Date & Time: Aug 14, 1958 at 0345 LT
Type of aircraft:
Lockheed L-1049 Super Constellation
Scheduled Revenue Flight
Lake, Sea, Ocean, River
Amsterdam – Shannon – Gander – New York
Crew on board:
Pax on board:
Aircraft flight hours:
While cruising at an altitude of 4,000 meters by night, the crew contacted ATC to report his position and all was ok on board. About ten minutes later, the airplane disappeared from radar screens and crashed into the Atlantic Ocean about 180 km northwest of the Irish coast. SAR operations were dispatched on the scene and several debris and bodies were found in the early morning. All operations were suspended after few days and all 99 occupants were considered as deceased.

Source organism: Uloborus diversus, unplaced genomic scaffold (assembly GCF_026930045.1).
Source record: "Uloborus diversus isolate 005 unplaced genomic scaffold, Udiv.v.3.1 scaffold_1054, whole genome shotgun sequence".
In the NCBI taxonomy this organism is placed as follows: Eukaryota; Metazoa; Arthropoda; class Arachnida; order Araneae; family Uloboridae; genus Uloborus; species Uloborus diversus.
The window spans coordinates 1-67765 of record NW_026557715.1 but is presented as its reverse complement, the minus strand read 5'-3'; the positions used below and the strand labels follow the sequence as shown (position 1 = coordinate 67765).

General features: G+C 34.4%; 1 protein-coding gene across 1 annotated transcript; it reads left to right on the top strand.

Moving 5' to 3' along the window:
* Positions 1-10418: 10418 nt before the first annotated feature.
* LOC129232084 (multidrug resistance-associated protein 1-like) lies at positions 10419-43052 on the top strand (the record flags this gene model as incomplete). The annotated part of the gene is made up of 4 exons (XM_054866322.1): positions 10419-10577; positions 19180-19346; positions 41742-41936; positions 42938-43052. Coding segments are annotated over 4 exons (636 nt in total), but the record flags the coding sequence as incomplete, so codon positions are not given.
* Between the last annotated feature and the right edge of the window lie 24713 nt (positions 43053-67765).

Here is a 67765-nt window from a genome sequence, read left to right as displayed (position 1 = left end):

On the basis of the evidence available and the investigation of possible serious threats to safety, the Board cannot establish the cause of the accident with certainty. Moreover, investigation of the possibility that the cause of the accident may have been a bomb explosion has yielded no conclusive facts to support such a hypothesis. The statements in the press to this effect have either been based on misunderstandings or else were tendentious. On the other hand, the Board attributes a high degree of probability to hypothesis that the cause of the accident is related to 'overspeeding' of one of the outboard propellers resulting from oil pollution after a gear had been damaged when the supercharger of the corresponding engine was accelerated (shifted). This probably took place close to the time of the accident. The overspeeding of the propeller, owing to the obstruction of metal particles in the regulator valves may have been such as to cause the propeller pitch to decrease and the propeller could not be feathered. The condition might provoke a flight disturbance which could be corrected only by prompt and powerful handling of aileron and rudder controls. in view of the rapidity with which this defect develops and taking into account that recognition of the nature of this malfunction requires a certain time, it is not always possible for the crew to intervene early enough to restore conditions of controlled flight. With respect to the presumed cause of the accident the Board has no grounds to suppose that the occurrence of the presumed malfunction might be attributable to neglect on the part of maintenance personnel or to incorrect measures taken by the crew or that the crew had been at fault in piloting the aircraft after the malfunction had occurred.